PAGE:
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Meganeura
Classification
Kingdom Animalia
Phylum Arthropoda
Subphylum Hexapoda
Class Insecta
Order Meganisoptera
Family Meganeuridae
Subfamily Meganeurinae
Genus Meganeura
1st Species Meganeura monyi
2nd Species Meganeura brongniarti
Other attributes
Time Range 305-299 mya
Location France, United Kingdom, Canada
Name Meaning Big nerve
Physical Dimensions 65 centimeter wingspan
Dietary Classification Carnivore

Meganeura is a meganeurid meganisopteran insect arthropod from the Pennsylvanian of France, the United Kingdom, and Canada. It was named in 1885 by Charles Brongniart. It was one of the biggest flying arthropods of all time, thanks to the great conditions of the late Paleozoic era.

PhysiologyEdit

Meganeura resembled modern dragonflies. It was an arthropod with a slender body, a large head with big eyes, long antenna, and small jaws, 3 pairs of walking legs, 2 pairs of long wings, and a long tail ending in a clasper. Its body would have been covered in a hard, chitinous exoskeleton.

DietEdit

Meganeura was a predator, preying on reptiles, small amphibians, and smaller arthropods. Its toothed jaws were used for biting into prey, and it had a specialized, flap-like upper lip capable of shooting out to catch its victims.

EcologyEdit

As a giant insect, Meganeura owed its large size to a lack of aerial predators to prey and/or compete with it, and an evolutionary arms race between it and its prey. In general, it was quite similar to modern dragonflies, being a fast aerial predator that often fed on prey by biting them on the head (knocking them out), carrying them to a perch, and eating them head first; in fact, even the nymphs of this griffinfly were similar to modern dragonfly nymphs, as the mouthparts of both are identical. However, there are many slight difference between the two; for instance, Meganeura had longer legs, wings, antennae, and claspers than modern dragonflies did. Along with this, the wings of Meganeura lacked the gliding cell found in the wings of modern dragonflies, and had a much simpler vein pattern than that of modern dragonfies.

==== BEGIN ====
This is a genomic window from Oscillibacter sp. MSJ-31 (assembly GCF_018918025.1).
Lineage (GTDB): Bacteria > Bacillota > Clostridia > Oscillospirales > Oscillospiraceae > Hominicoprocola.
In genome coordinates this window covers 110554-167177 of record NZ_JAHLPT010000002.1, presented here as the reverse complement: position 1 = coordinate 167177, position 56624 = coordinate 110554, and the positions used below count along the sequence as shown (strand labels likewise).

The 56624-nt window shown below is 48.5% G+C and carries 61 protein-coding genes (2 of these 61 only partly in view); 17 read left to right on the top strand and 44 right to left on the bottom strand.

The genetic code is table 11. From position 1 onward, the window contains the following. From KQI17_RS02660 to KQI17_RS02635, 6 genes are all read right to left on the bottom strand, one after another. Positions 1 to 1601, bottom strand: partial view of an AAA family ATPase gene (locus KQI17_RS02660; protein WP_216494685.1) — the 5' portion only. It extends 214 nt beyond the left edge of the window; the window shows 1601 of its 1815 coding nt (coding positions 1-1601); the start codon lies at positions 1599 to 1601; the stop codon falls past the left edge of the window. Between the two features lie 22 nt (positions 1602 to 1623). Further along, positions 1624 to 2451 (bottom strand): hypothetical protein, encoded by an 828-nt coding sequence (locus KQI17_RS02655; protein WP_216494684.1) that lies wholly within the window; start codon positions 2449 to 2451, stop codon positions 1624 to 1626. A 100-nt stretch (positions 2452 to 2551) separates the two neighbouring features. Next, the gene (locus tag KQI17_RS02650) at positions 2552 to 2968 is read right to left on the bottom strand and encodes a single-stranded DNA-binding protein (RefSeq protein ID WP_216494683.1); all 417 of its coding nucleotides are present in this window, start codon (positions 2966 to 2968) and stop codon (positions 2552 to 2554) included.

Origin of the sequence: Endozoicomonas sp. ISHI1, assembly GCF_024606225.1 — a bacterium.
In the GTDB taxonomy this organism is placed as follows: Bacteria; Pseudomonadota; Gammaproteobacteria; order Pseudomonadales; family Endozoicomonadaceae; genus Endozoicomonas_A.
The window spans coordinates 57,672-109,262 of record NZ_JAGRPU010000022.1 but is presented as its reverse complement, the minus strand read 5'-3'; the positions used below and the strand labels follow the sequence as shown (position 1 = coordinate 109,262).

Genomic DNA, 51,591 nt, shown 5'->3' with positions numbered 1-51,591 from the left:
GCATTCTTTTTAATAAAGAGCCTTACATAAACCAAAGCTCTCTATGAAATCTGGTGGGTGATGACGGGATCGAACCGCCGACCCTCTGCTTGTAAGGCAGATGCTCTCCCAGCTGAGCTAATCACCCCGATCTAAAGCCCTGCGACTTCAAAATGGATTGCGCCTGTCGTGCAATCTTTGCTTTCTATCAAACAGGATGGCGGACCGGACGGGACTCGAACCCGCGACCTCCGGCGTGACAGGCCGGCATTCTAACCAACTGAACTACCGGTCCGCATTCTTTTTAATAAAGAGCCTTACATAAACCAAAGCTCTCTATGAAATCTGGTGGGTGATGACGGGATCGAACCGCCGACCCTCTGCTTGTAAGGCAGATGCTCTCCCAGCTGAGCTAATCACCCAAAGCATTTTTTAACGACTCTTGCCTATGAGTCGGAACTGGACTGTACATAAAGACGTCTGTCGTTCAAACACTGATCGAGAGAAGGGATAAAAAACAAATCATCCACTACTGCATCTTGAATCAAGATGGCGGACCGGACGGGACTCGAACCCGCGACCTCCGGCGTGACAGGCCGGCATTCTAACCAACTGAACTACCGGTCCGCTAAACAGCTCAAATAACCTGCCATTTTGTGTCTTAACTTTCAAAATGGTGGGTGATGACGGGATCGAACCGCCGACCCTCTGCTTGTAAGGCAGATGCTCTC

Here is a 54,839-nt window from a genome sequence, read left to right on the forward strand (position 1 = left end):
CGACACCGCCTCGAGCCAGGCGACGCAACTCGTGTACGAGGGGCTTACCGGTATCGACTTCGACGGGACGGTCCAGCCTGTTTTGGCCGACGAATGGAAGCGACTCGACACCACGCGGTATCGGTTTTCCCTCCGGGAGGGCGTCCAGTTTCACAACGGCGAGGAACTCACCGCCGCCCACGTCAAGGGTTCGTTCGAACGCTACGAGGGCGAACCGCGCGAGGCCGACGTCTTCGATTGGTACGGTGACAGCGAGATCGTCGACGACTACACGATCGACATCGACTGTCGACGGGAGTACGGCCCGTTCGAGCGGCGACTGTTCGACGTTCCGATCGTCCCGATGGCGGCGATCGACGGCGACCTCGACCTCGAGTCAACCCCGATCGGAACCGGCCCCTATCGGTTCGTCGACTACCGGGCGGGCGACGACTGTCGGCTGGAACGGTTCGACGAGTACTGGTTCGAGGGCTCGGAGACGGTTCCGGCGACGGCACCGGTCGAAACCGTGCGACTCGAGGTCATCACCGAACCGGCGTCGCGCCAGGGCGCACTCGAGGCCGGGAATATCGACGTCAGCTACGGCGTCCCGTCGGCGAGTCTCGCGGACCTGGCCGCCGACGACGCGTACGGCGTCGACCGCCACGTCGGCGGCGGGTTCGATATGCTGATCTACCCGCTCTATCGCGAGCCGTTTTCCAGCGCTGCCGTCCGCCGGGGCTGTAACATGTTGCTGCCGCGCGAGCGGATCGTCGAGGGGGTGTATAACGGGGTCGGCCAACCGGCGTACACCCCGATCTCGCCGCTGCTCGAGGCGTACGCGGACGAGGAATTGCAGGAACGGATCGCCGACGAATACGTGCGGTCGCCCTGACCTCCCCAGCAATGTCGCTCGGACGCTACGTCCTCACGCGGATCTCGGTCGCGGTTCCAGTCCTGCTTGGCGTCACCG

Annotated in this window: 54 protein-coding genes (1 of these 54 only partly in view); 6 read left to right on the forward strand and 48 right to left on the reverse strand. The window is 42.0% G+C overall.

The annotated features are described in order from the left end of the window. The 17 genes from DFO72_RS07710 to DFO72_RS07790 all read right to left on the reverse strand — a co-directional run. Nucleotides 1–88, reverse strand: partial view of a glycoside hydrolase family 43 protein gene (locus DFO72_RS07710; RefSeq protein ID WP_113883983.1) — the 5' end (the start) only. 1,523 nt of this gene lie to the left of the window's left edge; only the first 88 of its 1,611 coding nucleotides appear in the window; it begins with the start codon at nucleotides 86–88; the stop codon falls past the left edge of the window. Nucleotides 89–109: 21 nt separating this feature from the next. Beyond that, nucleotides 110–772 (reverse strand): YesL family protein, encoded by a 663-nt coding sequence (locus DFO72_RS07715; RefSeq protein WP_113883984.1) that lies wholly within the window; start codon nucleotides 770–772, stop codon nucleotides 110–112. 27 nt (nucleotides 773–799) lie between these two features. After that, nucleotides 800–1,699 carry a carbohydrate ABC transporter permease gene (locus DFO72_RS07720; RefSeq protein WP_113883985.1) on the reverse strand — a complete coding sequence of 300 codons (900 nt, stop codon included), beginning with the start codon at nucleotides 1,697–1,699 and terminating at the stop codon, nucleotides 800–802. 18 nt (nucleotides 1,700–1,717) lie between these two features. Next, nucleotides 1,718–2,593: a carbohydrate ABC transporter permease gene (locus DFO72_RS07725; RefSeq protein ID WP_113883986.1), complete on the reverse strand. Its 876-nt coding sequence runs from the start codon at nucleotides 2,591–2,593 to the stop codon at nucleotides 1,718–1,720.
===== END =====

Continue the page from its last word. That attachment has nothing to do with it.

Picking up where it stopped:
In popular cultureEdit

Due to documentaries and books focusing on prehistoric animals, Meganeura has soared to a great height among popular prehistoric arthropods, only being slightly overshadowed by the diverse and widespread trilobites. Since then, it has been featured in major pieces of media such as such as Prehistoric Park and First Life. So far, its biggest public appearance was in the 2nd episode of the 2005 documentary Walking with Monsters, where it flies in to steal a Petrolacosaurus carcass from the fangs of a giant mesothele spider.

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